When Philly is all wet and cold, everyone is all wet and cold.
Looking back to the rain in New Jersey, there was never a need for an umbrella unless you were going to an outdoor event and there was a chance for rain. In the rain, you hustled, maybe even jogged, to your car which was never farther than across the street at most. The furthest you parked from anywhere you needed to go was maybe at the grocery store and that's if you went at a busy time. Still, no need for an umbrella. Why would you want to carry that wet thing around the whole time anyway?
In Philly, your umbrella goes up before you've even locked the front door. You walk the block to the bus stop and you wait an average of five minutes and at this time maybe only your shoes are wet.
Then you get on the bus and everything goes to hell. The plastic grip walk mats are puddled and chances are you're sardined between two people who actually don't use umbrellas. They stink like hell to boot so now you're imagining you're young again playing How Long Can You Hold Your Breath in the pool with your brothers just to deal with the wet dog stank.
There's five wet umbrellas pressed against you including your own and you look around wondering why you're the only one in a rain coat. Thank goodness for my rain coat.
So you dig out your iPod from your bag of death and begin to slip on the head phones. Just then the bus driver decides to brake hard and you fall back and grab for the metal holding bar and it's nasty germy slippery wet and your hand slips off and you go crashing into the wet dog behind you. You offer a quiet apology and the only reason it's a quiet one is because you have witnessed the utmost worst scenarios of rudeness and never heard an apology uttered. You aplogize quietly because you begin to wonder if an offered apology has slowly become an unholy trespass; at least on SEPTA buses.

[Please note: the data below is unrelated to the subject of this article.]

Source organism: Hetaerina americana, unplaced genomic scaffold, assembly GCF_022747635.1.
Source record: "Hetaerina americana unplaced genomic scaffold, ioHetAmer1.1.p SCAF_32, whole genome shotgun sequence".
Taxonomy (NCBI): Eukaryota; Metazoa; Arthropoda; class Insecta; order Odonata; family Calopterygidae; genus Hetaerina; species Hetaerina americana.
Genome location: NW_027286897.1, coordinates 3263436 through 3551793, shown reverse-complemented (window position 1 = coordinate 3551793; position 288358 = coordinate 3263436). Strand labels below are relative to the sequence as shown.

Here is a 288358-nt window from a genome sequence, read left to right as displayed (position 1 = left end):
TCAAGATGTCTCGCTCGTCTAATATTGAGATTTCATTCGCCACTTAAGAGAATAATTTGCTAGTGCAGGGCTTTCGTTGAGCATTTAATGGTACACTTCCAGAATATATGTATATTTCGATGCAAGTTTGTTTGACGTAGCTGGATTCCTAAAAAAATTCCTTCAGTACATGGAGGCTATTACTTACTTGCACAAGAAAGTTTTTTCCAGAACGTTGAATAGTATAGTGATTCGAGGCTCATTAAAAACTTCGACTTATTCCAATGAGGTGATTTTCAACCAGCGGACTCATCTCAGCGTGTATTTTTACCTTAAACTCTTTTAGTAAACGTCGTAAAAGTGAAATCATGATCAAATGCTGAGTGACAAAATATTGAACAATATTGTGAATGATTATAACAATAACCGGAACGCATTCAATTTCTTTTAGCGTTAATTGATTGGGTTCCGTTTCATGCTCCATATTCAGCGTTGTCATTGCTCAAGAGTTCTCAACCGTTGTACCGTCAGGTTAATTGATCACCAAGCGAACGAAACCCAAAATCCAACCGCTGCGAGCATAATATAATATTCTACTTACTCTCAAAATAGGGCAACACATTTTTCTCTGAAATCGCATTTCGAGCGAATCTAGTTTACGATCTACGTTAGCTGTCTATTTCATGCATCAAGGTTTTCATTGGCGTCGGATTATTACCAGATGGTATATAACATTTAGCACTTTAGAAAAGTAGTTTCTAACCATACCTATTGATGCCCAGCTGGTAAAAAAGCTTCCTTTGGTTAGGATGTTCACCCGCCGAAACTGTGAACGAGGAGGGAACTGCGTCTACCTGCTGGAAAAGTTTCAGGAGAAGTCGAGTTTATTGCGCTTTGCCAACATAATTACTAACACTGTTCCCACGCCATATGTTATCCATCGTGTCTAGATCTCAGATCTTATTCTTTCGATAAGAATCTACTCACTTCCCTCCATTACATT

So you regain your footing and stare at the nasty germy slippery bar and then slowly and loosely wrap your palm around it. At least once a day you wonder when the last time someone took some Clorox or Lysol disinfecting wipes or spray and wiped these bars down. You would think it would be part of the drivers' or some employees' job to do that. But somehow I doubt it. This thought leads to disease and bird flu and you imagine how lucky you'll be when you make it out of public transportation all together in hopefully a few years alive.
Then you get off the bus and you can breathe again but just barely. There are specific parts of Philadelphia that just flat out reek when it rains.
Walk one block to the subway only because it is raining that bad and don't want to walk the additional 1.1 mile in said rain. Repeat everything that just happened on the bus except it's slightly less wet, slightly less crowded and generally the population at this time is a bit less germy and smelly.
Emerge from the subway into terrential downpour and walk the quarter mile to work and be careful at the curbs for God's sake.